But he wasn’t all about dying preemies. He could be very funny, and wrote many one-liners I can quote to this day. On the subject of teaching his children about the birds and bees, he considered and rejected a textbook, because “trying to understand sex by reading a book is like trying to understand jazz by touring a saxophone factory.” And he wrote the single best description of what it’s like to write a newspaper column four or five days a week, one I’ve repeated more times than I can count. It was, he said, “like making love in a burning building — you get the idea it would have been so much more memorable if only there’d been more time and fewer fireman at the window.”
A column is basically a short essay, but once in a while he tried the longer form. He wrote a piece for Ohio magazine that remains the single best description of the Ohio State Fair I’ve ever read (granted, it’s not a mission many writers take on). And one of my absolute favorites was this one, “I Remember Woody,” which I dug up after…well, I’ll get to it in a moment.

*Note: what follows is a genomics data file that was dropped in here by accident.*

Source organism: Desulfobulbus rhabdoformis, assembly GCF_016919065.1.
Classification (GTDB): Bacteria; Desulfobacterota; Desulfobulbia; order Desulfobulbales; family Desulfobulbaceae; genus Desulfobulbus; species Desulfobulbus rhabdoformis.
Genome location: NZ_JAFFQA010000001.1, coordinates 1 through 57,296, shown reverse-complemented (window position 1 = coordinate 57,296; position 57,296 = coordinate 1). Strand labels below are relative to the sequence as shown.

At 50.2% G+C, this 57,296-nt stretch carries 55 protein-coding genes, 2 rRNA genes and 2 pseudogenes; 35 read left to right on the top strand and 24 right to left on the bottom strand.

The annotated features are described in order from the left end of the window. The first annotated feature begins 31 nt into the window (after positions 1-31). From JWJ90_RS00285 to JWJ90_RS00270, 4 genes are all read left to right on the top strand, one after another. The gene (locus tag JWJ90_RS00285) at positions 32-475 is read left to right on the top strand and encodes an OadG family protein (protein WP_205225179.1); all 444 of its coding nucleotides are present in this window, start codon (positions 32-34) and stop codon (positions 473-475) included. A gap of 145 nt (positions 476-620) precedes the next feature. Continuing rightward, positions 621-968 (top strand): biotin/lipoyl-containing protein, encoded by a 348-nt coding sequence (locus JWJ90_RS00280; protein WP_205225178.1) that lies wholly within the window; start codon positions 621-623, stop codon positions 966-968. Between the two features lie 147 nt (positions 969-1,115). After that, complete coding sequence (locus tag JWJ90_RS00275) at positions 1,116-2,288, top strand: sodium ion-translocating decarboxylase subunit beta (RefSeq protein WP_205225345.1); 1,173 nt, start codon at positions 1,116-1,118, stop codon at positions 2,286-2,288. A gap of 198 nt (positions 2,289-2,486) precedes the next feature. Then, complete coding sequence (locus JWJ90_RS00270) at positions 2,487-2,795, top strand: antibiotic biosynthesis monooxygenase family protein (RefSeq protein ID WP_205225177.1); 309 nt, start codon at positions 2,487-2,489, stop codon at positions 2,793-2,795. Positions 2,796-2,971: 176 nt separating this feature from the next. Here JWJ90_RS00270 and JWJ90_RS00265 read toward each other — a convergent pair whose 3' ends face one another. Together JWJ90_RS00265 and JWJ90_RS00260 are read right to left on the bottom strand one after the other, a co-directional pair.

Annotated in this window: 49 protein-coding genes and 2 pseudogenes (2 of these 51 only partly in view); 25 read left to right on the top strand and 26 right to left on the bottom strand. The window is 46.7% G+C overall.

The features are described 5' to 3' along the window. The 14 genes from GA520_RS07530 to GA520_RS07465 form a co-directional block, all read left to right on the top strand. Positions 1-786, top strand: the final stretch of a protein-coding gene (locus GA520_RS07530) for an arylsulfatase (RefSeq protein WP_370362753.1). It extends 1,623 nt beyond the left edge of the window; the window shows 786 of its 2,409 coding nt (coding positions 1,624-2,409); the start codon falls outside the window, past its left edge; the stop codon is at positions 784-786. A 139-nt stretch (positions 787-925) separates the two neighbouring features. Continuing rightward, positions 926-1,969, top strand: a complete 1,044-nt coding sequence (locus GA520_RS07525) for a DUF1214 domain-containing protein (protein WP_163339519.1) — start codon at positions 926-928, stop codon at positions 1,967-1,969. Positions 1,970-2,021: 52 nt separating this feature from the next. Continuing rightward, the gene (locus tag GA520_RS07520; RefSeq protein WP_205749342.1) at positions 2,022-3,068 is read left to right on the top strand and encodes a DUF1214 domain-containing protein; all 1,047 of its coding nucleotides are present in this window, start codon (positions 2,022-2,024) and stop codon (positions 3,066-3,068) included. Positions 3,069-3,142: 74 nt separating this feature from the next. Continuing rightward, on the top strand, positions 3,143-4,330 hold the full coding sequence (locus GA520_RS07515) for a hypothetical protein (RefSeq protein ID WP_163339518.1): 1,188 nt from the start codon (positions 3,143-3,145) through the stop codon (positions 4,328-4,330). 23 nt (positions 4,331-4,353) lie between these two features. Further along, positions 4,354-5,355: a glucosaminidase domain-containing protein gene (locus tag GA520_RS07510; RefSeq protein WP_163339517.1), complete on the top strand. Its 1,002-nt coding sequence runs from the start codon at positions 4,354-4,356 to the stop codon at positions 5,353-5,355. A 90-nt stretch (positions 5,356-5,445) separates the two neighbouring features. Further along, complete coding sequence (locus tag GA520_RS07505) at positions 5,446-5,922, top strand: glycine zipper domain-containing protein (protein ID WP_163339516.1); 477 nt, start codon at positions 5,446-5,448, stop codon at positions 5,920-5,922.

It’s a marvel, this piece, published a month after Ohio State’s legendary football coach died. (Lest you think he took that long to work on it, I’m fairly sure this appeared in the paper’s now-defunct Sunday magazine, which had a three-week lead time, so it’s more likely he batted it out on the usual schedule, giving himself a day or two, tops. From its wonderful Western-movie open to its Scorsesean finale, it is the experience that every Central Ohioan had with Woody Hayes, carrying you through from childhood worship to adolescent scorn to adult reconciliation, and the reason I remembered it only recently was this companion piece, i.e., Mitch Albom’s blurtage on the death of Bo Schembechler in 2006.